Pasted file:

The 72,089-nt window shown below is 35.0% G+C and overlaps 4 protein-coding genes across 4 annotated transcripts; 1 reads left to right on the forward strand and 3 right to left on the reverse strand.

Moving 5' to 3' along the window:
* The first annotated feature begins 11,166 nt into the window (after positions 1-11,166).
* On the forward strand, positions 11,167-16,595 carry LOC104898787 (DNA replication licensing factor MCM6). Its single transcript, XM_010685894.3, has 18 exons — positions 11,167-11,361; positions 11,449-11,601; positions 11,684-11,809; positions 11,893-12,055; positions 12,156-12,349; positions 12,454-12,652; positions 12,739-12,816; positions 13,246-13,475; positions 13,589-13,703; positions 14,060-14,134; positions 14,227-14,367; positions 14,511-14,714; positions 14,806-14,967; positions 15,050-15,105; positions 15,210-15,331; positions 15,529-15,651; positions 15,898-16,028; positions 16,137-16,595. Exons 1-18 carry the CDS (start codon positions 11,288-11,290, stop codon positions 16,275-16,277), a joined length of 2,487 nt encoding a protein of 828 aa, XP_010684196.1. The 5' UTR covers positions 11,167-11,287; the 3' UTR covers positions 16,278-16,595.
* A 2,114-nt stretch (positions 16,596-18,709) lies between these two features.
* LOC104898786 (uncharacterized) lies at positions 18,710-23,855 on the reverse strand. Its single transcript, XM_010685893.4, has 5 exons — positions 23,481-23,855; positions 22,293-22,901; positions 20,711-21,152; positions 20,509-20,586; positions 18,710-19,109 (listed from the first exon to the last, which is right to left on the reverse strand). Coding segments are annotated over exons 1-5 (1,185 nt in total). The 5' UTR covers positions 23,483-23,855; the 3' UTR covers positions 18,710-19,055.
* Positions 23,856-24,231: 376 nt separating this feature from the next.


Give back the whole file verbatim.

The 72,089-nt window shown below is 35.0% G+C and overlaps 4 protein-coding genes across 4 annotated transcripts; 1 reads left to right on the forward strand and 3 right to left on the reverse strand.

Moving 5' to 3' along the window:
* The first annotated feature begins 11,166 nt into the window (after positions 1-11,166).
* On the forward strand, positions 11,167-16,595 carry LOC104898787 (DNA replication licensing factor MCM6). Its single transcript, XM_010685894.3, has 18 exons — positions 11,167-11,361; positions 11,449-11,601; positions 11,684-11,809; positions 11,893-12,055; positions 12,156-12,349; positions 12,454-12,652; positions 12,739-12,816; positions 13,246-13,475; positions 13,589-13,703; positions 14,060-14,134; positions 14,227-14,367; positions 14,511-14,714; positions 14,806-14,967; positions 15,050-15,105; positions 15,210-15,331; positions 15,529-15,651; positions 15,898-16,028; positions 16,137-16,595. Exons 1-18 carry the CDS (start codon positions 11,288-11,290, stop codon positions 16,275-16,277), a joined length of 2,487 nt encoding a protein of 828 aa, XP_010684196.1. The 5' UTR covers positions 11,167-11,287; the 3' UTR covers positions 16,278-16,595.
* A 2,114-nt stretch (positions 16,596-18,709) lies between these two features.
* LOC104898786 (uncharacterized) lies at positions 18,710-23,855 on the reverse strand. Its single transcript, XM_010685893.4, has 5 exons — positions 23,481-23,855; positions 22,293-22,901; positions 20,711-21,152; positions 20,509-20,586; positions 18,710-19,109 (listed from the first exon to the last, which is right to left on the reverse strand). Coding segments are annotated over exons 1-5 (1,185 nt in total). The 5' UTR covers positions 23,483-23,855; the 3' UTR covers positions 18,710-19,055.
* Positions 23,856-24,231: 376 nt separating this feature from the next.